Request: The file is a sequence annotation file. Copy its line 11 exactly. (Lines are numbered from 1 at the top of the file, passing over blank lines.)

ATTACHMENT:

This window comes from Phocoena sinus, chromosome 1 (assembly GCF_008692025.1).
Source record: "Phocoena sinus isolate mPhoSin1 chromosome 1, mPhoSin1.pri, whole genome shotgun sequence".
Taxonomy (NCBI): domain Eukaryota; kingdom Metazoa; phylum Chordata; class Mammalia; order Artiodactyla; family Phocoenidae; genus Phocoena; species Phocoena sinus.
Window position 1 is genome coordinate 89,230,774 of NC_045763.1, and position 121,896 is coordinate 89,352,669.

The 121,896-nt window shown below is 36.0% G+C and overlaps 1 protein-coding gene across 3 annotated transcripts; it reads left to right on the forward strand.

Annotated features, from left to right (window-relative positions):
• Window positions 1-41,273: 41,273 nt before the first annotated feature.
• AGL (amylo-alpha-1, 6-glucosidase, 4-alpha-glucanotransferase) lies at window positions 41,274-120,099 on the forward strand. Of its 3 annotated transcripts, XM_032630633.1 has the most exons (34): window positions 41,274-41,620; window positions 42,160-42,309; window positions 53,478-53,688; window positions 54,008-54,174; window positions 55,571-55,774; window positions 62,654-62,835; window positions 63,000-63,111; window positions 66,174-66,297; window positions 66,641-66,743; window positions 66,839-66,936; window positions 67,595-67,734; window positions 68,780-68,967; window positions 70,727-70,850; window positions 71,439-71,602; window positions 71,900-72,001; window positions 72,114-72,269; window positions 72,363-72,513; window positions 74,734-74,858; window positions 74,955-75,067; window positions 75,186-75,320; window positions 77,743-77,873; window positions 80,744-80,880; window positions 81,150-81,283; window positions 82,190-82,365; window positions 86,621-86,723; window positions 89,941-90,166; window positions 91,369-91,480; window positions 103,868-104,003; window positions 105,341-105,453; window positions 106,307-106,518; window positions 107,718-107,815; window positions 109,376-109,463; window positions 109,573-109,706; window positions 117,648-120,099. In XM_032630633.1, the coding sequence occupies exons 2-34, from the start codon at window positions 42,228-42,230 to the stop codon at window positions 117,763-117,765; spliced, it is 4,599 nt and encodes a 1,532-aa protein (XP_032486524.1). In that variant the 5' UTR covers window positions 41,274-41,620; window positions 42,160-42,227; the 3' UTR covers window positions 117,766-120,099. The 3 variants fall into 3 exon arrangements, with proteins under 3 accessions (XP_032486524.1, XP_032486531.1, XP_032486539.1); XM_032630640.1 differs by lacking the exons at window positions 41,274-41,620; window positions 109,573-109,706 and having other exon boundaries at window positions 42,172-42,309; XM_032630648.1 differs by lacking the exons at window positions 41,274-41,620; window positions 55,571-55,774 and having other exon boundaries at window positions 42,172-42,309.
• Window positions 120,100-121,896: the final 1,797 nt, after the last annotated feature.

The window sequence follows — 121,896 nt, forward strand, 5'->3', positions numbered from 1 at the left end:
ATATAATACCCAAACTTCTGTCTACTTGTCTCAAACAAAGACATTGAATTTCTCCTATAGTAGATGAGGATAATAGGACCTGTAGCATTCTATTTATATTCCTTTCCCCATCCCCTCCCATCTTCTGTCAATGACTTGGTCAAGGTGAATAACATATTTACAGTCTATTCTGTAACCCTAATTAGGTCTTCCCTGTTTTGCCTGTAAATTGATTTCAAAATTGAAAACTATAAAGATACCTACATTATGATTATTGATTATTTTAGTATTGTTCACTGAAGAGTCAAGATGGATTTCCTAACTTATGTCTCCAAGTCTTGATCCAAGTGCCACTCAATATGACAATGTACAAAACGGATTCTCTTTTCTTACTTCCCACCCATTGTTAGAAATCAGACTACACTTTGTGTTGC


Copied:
ATATAATACCCAAACTTCTGTCTACTTGTCTCAAACAAAGACATTGAATTTCTCCTATAGTAGATGAGGATAATAGGACCTGTAGCATTCTATTTATATTCCTTTCCCCATCCCCTCCCATCTTCTGTCAATGACTTGGTCAAGGTGAATAACATATTTACAGTCTATTCTGTAACCCTAATTAGGTCTTCCCTGTTTTGCCTGTAAATTGATTTCAAAATTGAAAACTATAAAGATACCTACATTATGATTATTGATTATTTTAGTATTGTTCACTGAAGAGTCAAGATGGATTTCCTAACTTATGTCTCCAAGTCTTGATCCAAGTGCCACTCAATATGACAATGTACAAAACGGATTCTCTTTTCTTACTTCCCACCCATTGTTAGAAATCAGACTACACTTTGTGTTGC